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O–Q Entries
  Simon Oakland
  Arch Oboler
  Charles Ogle
  Willis O'Brien
  George Pal
  Gregory Peck
  Cassandra Peterson
  Walter Pidgeon
  Jack P. Pierce
  Vincent Price
  Anthony Quinn
(1915–2001). Mexican actor.

Acted in: Television Spy (Edward Dmytryk 1939); Road to Singapore (Victor Schertzinger 1940); Ghost Breakers (George Marshall 1940); Road to Morocco (David BUTLER 1942); Where Do We Go from Here? (Gregory Ratoff 1945); Sinbad the Sailor (Richard Wallace 1947); "The House of Dust" (1951), episode of Lights Out; Ulysses (Mario Camerini 1955); The Hunchback of Notre Dame (Jean Delannoy 1957); Barabbas (Richard FLEISCHER 1962); Shoes of the Fisherman (Michael ANDERSON 1968); The Magus (Guy Green 1968); Mohammed, Messenger of God (Moustapha Akkad 1976); Jesus of Nazareth (tv movie) (Franco Zeffirelli 1977); Ghosts Can't Do It (John Derek 1991); Last Action Hero (John McTiernan 1993); Hercules and the Amazon Women (tv movie) (Bill L. Norton 1994); Hercules and the Lost Kingdom (tv movie) (Harley Cokliss 1994); Hercules in the Circle of Fire (tv movie) (Doug Lefler 1994); Hercules in the Underworld (tv movie) (Norton 1994); Hercules in the Maze of the Minotaur (tv movie) (John Becker and Josh Bender 1994).
He was by far the most noteworthy contributor to science fiction and fantasy films whose last name begins with a "Q"; however, when your only real competition is Robert QUARRY, this isn't much of a compliment. Paradoxically, there is only one interesting question to raise about Anthony Quinn's career in this forum: why, in a long and variegated acting career spanning seven decades, was Quinn's involvement with the genre so consistently peripheral?

When he first arrived in Hollywood, Quinn was visibly foreign, so the conventions of the era dictated that he play villains—most prominently, as Bob Hope's foil in The Ghost Breakers and two "Road" movies. But he worked his way up to better roles, including an Oscar-winning supporting performance in Viva Zapata (1952)—one of the rare occasions when this Mexican-born actor actually played a Mexican—and he became a star after a career-defining role in La Strada (1954). Director Federico Fellini recognized that this homely, ungainly actor was perfectly suited to play simple, uneducated men of the soil; and, at a time when Hollywood was struggling to live down its glitzy past and establish itself as a medium more thoughtful and mature than that brash upstart, television, Quinn was quickly embraced as the ideal embodiment of guileless sincerity and gritty realism, seen most sympathetically in his greatest role as Zorba the Greek (1964). Quinn, in other words, came to represent the very antithesis of science fiction and fantasy film, which explains why he was never approached to appear in one of them.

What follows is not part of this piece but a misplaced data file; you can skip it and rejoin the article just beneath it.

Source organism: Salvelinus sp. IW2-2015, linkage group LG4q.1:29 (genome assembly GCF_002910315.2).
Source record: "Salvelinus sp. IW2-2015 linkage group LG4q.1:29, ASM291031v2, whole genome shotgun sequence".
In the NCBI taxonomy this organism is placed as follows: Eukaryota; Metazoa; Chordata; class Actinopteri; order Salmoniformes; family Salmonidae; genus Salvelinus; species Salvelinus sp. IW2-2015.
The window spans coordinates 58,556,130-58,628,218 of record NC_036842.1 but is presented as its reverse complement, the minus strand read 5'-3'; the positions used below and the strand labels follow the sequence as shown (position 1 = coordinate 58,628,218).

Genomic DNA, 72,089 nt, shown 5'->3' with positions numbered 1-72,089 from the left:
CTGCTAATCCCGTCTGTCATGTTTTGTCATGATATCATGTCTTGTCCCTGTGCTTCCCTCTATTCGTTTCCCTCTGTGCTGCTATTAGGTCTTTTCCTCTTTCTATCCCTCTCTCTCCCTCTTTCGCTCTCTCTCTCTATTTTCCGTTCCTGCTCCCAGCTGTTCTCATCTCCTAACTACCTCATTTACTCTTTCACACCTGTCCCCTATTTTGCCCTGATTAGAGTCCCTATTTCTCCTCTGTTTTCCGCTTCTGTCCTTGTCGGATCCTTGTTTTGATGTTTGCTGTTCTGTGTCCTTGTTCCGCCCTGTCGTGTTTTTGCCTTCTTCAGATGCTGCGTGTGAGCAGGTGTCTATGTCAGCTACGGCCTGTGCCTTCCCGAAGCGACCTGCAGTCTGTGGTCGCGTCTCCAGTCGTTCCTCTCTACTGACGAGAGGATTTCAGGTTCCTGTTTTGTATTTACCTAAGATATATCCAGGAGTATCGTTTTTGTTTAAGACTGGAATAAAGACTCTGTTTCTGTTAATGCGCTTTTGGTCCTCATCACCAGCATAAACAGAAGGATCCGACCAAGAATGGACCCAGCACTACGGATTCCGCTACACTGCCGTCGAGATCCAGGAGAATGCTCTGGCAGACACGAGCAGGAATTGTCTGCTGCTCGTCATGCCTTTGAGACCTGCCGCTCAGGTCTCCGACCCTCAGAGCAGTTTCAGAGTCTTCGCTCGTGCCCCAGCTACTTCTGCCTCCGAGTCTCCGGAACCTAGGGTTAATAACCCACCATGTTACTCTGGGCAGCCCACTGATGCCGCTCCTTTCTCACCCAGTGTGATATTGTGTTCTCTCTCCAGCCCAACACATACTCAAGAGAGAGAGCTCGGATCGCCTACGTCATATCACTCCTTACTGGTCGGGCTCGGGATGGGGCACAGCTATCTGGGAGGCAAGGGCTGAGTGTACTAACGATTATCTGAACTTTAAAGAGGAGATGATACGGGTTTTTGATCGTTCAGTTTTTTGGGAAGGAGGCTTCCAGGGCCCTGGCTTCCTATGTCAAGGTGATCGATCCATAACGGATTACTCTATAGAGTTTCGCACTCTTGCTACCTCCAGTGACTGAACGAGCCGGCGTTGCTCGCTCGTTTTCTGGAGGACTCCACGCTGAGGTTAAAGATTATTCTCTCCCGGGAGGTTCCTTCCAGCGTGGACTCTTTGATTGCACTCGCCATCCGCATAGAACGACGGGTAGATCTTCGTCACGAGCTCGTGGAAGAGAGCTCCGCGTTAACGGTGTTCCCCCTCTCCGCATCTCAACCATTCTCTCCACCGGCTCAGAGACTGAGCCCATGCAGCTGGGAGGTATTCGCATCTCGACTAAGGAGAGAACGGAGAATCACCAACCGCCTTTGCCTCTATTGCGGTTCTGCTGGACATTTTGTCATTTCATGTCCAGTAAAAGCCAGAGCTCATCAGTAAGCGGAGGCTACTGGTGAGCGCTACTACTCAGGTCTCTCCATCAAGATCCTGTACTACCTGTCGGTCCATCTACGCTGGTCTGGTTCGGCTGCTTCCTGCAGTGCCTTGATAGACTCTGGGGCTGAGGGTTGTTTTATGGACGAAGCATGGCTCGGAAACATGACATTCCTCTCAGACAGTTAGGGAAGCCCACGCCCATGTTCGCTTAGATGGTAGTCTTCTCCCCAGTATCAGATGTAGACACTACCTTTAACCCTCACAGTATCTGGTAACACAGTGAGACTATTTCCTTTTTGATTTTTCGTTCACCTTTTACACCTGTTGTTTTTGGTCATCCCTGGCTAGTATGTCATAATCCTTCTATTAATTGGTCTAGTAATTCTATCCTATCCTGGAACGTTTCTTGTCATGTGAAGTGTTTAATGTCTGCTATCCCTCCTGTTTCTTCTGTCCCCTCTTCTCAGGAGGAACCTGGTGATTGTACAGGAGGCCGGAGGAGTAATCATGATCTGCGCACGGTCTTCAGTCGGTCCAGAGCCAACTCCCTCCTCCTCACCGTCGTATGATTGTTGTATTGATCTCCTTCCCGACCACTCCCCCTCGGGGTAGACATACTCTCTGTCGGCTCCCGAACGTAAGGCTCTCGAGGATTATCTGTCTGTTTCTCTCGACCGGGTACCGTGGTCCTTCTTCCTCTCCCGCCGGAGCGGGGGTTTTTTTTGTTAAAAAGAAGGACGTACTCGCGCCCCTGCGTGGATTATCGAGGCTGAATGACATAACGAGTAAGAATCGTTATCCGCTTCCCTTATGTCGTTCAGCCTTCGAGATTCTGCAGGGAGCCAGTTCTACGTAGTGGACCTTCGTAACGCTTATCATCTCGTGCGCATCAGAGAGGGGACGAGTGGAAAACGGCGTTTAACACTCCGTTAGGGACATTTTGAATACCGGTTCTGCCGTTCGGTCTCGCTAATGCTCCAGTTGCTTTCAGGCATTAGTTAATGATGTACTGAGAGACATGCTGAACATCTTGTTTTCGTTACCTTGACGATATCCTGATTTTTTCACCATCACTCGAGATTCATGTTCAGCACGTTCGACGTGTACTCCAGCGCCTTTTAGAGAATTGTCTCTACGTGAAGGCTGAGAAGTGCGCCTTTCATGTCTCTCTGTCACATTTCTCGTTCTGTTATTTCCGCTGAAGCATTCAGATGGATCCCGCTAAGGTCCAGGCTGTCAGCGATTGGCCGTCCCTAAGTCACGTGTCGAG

Still, there was one type of fantasy film that demanded an atmosphere of guileless sincerity and gritty realism, since it was not permissible to label it as a fantasy film, and that was the religious epic, where Quinn could always find a home. When not gazing in awe at a messiah figure, whether it was Jesus Christ in Barrabas and Jesus of Nazareth or the unseen Mohammed in the controversial Mohammed, Messenger of God, Quinn picked up other odd credits on the fringes of the genre, including a supporting role in Kirk DOUGLAS's Ulysses, Quasimodo in the least memorable version of The Hunchback of Notre Dame, an enigmatic magician in the wretched The Magus, and a Russian pope striving to avert global disaster in the enjoyably silly The Shoes of the Fisherman. More often, however, Quinn kept himself busy playing manipulative mobsters and charming peasants in increasingly less prominent venues, as the film industry now sought to project its youthful energy more than its seriousness of purpose. In response, Quinn began devoting more time to his second career as a painter.

By the early 1990s, when Quinn was reduced to starring in the terrible Bo Derek vehicle Ghosts Can't Do It, one might have suspected that his career was over. Yet he performed credibly as a gangster opposite Arnold SCHWARZENEGGER in Last Action Hero and, as Zeus, presided with dignity over the television movies that launched the series Hercules: The Legendary Journeys. Near the end of his sixty years of acting, it seems, science fiction film had grown and developed to the point that it could finally make use of the memorably earthy presence of Anthony Quinn.

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